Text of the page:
## Answers To Hand Quiz 1

### 7 Card Stud, Hand Quizes

March 8, 2009

OK, it’s time for the answers to the first hand quiz.  I had hoped to produce a little more discussion, but I think making it 7 card stud scared everyone off.  That’s unfortunate, but I’m not easily deterred.  So I’m going to keep doing hand quizzes.  I do think in the future I’ll make most of them holdem hands though.

Now, the answers (out of order):

Question 1/Question 4:

First off, let’s get one simple issue out of the way.  If you bluff, you MUST bluff both 6th and 7th.  Villain’s call on 4th indicates that’s he’s willing to pull from behind in this hand.  There’s no reason to think he’ll change his mind on that point on 6th.  So betting 6th but not 7th is just throwing money away.  Similarly, betting 7th but not sixth won’t work – your bet on 7th won’t be plausible if you checked 6th.

Now to the game theory.  The nature of game theoretic optimum strategies is that they make your opponent’s decisions not matter.  In this case our opponent is going to have two possible choices – call or fold.  Raising would be a horrible play for him.  In order to find the point where villain’s decision doesn’t matter, we need to do a bit of pot size and odds math.

On 6th street, the pot is going to be roughly 5 1/2 big bets depending on the exact size of the ante.  Although not explicitly stated, you of course double-bet 4th.

If villain decides to call, he risks 2 big bets to win 7 1/2 just by simple pot math?  But what about the draws?  Both you and villain potentially stand to improve on the river with fairly live draws.  This is where the simplification from Question 4 comes in – the easiest way to proceed is to simply to assume that the draws both directions cancel each other out.  That’s not perfectly true, but it’s close enough.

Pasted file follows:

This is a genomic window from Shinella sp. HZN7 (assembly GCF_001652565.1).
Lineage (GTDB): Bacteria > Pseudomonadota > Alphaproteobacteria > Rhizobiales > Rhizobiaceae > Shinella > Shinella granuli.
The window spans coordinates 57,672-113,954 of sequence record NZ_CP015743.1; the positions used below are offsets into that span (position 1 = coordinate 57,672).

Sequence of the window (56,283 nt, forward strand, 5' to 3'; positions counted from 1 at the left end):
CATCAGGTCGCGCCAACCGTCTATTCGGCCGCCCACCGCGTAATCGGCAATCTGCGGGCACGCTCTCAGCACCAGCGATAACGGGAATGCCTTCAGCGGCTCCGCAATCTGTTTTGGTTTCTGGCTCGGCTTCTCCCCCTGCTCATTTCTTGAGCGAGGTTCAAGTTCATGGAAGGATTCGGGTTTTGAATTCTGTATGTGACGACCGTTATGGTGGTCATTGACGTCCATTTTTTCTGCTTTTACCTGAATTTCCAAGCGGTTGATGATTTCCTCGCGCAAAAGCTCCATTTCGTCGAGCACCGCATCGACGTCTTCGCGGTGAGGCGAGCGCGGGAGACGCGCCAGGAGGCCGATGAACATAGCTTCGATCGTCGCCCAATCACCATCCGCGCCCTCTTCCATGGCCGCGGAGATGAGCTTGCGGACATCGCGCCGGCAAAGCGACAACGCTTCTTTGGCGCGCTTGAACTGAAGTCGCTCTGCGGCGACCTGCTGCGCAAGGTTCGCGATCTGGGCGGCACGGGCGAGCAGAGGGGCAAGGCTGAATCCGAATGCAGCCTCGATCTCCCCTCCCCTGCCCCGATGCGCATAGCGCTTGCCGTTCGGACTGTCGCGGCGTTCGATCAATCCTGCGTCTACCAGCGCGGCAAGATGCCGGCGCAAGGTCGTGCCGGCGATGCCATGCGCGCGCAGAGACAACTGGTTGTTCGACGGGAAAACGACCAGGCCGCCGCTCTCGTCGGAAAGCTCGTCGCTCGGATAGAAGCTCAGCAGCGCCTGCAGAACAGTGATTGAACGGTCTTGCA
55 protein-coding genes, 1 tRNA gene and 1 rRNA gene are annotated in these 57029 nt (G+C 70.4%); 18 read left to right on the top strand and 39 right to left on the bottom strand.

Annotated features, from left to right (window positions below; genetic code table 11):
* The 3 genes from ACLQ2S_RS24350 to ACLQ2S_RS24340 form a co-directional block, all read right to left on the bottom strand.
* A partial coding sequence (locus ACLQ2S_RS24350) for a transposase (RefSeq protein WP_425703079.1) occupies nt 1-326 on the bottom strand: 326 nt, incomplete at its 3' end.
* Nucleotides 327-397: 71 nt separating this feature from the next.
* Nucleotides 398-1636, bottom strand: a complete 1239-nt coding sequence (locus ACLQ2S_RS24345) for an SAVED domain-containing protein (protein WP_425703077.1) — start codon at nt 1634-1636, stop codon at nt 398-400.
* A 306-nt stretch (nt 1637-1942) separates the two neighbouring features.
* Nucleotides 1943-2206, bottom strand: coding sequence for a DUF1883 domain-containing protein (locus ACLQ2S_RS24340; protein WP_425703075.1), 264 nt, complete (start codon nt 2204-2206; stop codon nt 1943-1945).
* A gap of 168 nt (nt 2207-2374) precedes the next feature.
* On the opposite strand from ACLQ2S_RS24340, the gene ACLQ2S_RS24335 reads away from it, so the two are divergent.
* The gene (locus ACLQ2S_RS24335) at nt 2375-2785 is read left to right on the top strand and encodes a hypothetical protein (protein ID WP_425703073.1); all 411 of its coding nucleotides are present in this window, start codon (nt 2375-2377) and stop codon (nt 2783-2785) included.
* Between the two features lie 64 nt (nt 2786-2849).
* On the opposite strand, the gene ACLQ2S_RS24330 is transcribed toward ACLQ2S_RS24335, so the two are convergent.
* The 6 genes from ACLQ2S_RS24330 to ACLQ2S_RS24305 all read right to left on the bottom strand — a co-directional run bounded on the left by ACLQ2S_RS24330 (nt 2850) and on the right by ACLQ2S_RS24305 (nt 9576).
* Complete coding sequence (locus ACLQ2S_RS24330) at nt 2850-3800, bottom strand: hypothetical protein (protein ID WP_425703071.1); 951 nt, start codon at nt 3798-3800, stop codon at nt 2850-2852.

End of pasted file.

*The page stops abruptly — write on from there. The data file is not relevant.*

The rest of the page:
Now back to the game theory.  In order for villain’s decision not to matter, you must be bluffing two times for every 7 1/2 times you have the boat.  Which brings up a good question: given the betting line you took, how frequently will you actually have the boat?

It’s pretty clear from the betting line that you had SOME pair to open.  But was it split or buried?  A priori, 1/3 of all pairs are buried and 2/3 are split.  If we use that number, you would want to bluff roughly 1/2 the time when you have the buried pair (and thus 3 pair) since that would leave 1 bluff for every 4 non-bluffs, which is just about the odds that villain is getting and thus renders his decision meaningless.

Question 3/Question 2:

There’s a bit of a problem in my logic above.  While, to begin with, it’s 2:1 against hero having a buried pair, there is evidence in the subsequent play that indicates he has one.  If he really had split 2’s, would he be eager to call a pair of kings without himself holding an A kicker?  Probably not.  And aces are 1/2 dead.  Even if hero did have {A 2} 2 he probably wouldn’t call because his kicker was so dead.  This is in essence a Bayesian approach to the problem – hero’s willingness to play “changes” the odds that he actually has deuces vs. the odds he had a buried pair, in this case radically in favor of the buried pair.

Now, here’s where it gets tricky: if you think villain is going to adopt such a Bayesian approach, and conclude you didn’t actually call with split 2’s, then you must adjust your bluff percentage WAY downwards – essentially to zero.  But it all depends on your opinion of villain, which gets to the answer to Question 2.  There are basically three types of villains that are relevant here.

1. “clueless guy” – this guy is going to ALWAYS call 7th when he can beat your board.  He doesn’t understand Bayes, but he doesn’t fold at a game-theoretic optimal rate either.  You’re better off with an exploitative approach against him, which in this case means never bluffing.
2. “tight old dude” – one oddity of 7 card stud is that it hasn’t been a popular game, except in certain small enclaves, for 20 years.  That means a disproportionate number of the players are elderly, and a lot of them play INCREDIBLY tight by modern standards.  In the real hand I drew this quiz from, villain was one of these guys, and I actually did bluff.  And he actually folded.  I was amazed.  If your villain has already made some really tight folds based on reads early in the session (especially if those reads were wrong), I’d typically bluff.
3. “stud genius” – anyone deeply familiar with stud will pick up on the Bayesian inference that you don’t actually have deuces full, and will call 100% of the time.  Don’t bother bluffing that guy.

So in reality, there’s only one type of villain I’m likely to ever bother bluffing, and I’ll bluff him way more than game theory says would be correct.  Everyone else I’ll check to.  As I’ve said before, I typically avoid game theoretic strategies, although it’s important to know what they look like.  This case is no exception.